Recording Connection grad Rohan Solomon on Getting Noticed & Getting Hired

audio engineer Rohan Solomon at Engine Room Audio
Rohan Solomon at Engine Room Audio

Since graduating from Recording Connection in 2017, Rohan Soloman (New York, NY) hasn’t wasted one single minute. Over the past two years, Rohan has worked with music’s biggest stars like John Legend and Toni Braxton, as well as rising artists including Julia Capello of American Idol, jazz bassist Jeremiah Hosea, hip hop artist Immortal Technique, and Indian-American funk pop artist Neel. He’s also co-founded audio-video company Synergy Audio Productions.

We recently caught up with Rohan who now works as Production Manager at the very same studio complex where he once trained as an extern—the famous Engine Room Audio— under studio owner and mastering guru Mark Christensen (50 Cent, Trey Songz, The Killers). Here are some choice highlights from our conversation.

What led you to Recording Connection in the first place?

“When I was 12 years old, I started playing the piano and playing guitar and writing my own songs…I was in a band in India, made maybe three records with them, two solo records just for myself as an artist, and I was just very involved with that whole process and I got kind of sick of touring and I wanted to get more into the studio environment. So I made a little home studio for myself. But I didn’t really know what I was doing at all…I would slap on a couple of presets and be like, oh, so it should sound good. But they didn’t… What excited me about Recording Connection was the fact that it wasn’t a classroom environment. You’re in an actual, fully functioning commercial studio. And the connection part of it is just as important as the recording part of it. Yeah, so I think that’s what really attracted me to Recording Connection.”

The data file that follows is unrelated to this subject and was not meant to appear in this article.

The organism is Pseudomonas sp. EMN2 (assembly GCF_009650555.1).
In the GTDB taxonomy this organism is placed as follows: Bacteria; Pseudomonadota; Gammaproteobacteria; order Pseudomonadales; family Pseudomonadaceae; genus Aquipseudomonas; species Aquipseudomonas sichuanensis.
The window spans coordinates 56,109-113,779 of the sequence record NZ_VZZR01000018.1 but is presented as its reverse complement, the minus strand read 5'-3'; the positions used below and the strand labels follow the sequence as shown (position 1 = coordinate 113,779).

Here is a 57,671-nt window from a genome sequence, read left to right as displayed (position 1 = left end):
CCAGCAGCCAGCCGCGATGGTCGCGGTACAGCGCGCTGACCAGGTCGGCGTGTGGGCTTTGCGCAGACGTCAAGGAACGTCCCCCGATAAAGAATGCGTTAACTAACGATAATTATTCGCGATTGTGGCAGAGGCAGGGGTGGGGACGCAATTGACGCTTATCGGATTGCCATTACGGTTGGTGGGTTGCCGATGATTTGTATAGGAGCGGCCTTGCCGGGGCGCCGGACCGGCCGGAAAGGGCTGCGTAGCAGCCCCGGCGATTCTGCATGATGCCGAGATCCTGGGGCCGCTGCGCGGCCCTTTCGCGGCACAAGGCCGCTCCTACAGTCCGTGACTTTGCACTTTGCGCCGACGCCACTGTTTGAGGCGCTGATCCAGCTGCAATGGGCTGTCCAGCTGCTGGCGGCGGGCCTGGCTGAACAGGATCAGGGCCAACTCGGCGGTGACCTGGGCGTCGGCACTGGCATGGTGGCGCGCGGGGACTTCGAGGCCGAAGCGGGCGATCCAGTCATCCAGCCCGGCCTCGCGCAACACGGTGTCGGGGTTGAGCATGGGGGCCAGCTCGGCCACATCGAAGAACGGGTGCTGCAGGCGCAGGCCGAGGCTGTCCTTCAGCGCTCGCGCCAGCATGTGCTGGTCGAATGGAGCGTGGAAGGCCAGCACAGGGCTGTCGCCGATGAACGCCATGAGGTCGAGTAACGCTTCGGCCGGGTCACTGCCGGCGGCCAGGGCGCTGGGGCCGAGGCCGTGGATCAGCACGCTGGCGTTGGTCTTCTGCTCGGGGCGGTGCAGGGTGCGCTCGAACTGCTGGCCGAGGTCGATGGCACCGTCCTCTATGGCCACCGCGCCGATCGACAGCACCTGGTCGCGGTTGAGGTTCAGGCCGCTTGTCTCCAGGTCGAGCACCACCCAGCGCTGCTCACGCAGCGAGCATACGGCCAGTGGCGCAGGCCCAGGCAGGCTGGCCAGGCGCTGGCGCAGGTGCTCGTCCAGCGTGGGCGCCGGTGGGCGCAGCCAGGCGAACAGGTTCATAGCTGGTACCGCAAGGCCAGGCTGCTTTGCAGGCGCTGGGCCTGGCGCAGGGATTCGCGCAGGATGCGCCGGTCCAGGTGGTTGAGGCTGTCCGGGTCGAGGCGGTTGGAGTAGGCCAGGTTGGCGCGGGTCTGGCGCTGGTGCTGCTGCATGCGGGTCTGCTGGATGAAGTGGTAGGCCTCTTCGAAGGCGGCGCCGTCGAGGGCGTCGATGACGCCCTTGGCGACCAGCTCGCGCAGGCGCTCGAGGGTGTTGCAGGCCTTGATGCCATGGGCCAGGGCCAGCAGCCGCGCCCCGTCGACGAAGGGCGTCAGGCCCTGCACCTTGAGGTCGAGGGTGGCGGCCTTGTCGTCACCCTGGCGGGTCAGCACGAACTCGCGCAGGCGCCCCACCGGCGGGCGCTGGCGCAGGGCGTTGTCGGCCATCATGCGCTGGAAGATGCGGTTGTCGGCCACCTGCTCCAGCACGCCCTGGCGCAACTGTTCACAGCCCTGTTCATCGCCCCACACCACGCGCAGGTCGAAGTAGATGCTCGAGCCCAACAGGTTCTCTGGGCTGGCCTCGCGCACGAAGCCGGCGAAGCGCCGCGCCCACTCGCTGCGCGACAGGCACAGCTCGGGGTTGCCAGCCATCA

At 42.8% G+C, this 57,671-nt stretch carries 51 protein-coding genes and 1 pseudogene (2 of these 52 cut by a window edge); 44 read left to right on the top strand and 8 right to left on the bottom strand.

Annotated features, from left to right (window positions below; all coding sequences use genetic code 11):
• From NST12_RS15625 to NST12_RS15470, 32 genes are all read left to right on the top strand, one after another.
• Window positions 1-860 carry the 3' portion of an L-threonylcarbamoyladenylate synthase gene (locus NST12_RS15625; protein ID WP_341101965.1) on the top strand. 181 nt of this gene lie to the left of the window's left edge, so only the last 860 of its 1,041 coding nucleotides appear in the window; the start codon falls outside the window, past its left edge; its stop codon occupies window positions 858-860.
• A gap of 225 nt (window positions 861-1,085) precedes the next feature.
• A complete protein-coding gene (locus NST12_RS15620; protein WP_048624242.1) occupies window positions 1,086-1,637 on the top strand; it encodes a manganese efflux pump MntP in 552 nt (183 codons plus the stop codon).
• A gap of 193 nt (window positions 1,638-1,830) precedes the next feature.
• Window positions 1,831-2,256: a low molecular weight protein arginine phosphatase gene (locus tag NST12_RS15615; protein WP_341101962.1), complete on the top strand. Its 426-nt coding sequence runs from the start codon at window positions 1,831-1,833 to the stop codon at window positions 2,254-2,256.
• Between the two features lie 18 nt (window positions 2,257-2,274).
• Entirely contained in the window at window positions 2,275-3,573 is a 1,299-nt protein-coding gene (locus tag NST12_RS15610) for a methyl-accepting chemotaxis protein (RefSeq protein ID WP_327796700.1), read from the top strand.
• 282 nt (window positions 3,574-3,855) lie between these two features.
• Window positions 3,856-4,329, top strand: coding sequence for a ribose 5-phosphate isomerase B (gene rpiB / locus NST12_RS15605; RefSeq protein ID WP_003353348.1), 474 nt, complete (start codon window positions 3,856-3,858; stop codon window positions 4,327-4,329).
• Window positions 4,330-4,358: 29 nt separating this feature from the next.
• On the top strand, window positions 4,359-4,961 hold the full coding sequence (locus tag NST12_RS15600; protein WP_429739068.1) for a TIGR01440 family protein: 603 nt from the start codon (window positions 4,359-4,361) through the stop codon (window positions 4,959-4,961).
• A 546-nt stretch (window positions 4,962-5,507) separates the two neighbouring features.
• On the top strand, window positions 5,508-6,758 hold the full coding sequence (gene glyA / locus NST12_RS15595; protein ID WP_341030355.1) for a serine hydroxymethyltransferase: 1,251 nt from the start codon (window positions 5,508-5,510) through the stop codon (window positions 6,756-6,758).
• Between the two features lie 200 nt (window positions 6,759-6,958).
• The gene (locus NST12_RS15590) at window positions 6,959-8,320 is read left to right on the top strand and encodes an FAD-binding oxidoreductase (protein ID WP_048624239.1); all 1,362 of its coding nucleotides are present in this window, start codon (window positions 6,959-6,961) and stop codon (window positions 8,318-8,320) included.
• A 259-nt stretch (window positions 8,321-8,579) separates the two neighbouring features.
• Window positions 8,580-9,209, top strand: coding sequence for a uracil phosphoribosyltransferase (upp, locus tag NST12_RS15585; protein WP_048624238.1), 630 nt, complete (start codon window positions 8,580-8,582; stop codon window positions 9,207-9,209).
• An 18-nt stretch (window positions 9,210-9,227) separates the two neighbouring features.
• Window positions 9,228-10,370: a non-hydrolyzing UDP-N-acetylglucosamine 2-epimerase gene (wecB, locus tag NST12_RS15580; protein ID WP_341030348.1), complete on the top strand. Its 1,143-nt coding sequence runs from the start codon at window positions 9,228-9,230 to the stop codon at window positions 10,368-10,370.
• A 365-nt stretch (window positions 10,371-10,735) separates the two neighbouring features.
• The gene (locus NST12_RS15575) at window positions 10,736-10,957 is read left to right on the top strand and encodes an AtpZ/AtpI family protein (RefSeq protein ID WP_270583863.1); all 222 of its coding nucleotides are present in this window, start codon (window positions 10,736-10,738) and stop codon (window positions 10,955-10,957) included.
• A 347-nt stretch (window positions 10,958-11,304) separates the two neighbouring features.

What was it like training with studio owner and mastering guru Mark Christensen?
Mark Christensen of Engine Room Audio

“He’s a phenomenal teacher. Sometimes I would be trying to do something or watching a tutorial on YouTube about something and I didn’t really understand the concept. After we’d get done with my lesson, I’d be like, ‘Hey Mark, do you mind if I just ask you about this?’ And then he’d be like, ‘Yeah, no problem,’ and then just explain to me. One thing I love about Mark, he explains stuff with really cool stories.”

Besides the one-on-one training with mentors, at Engine Room you also offer Observation Days. During these in-studio sessions, you’ve seen some students move into the spotlight, while others make a less-than-great impression.

“During Observation Day, I see some students that are kind of in the back, sitting on the couch, playing on their phone or whatever. I’ll try to reach out a couple times and I’ll be like, ‘Oh hey, man. Can you hear me back there?’ just to kind of grab their attention. But at the end of the day, if you don’t want to learn, then no one can really help you.”

You proved your worth at Engine Room Audio. After completing your externship, you manned a number of posts prior to having a position created for you. What can you tell us about that?

“The General Assistants are the guys who look after the interns and make sure the interns are doing their jobs. Then we just came up with this Production Manager position together. It didn’t really exist at Engine Room before me, basically.”

Do you have any advice on how students can make the most of Recording Connection while they’re completing their training?

“Sometimes there’s a lot of repetition in the stuff that they’re observing, and sometimes they tend to get a little sort of annoyed or frustrated by it. In other words, they’re saying ‘we already did this.’ And I’m like, ‘If I put you in the room and asked you to do it all by yourself, would you be able to?’ Then they kind of freeze up and they’re like, ‘No.’ I’m like, ‘That’s the reason we do this, is that it keeps getting ingrained into your head, stuff like signal flow and stuff like that.’… This whole process is what you make of it…Because I used to be the guy in the front, asking a million questions.”


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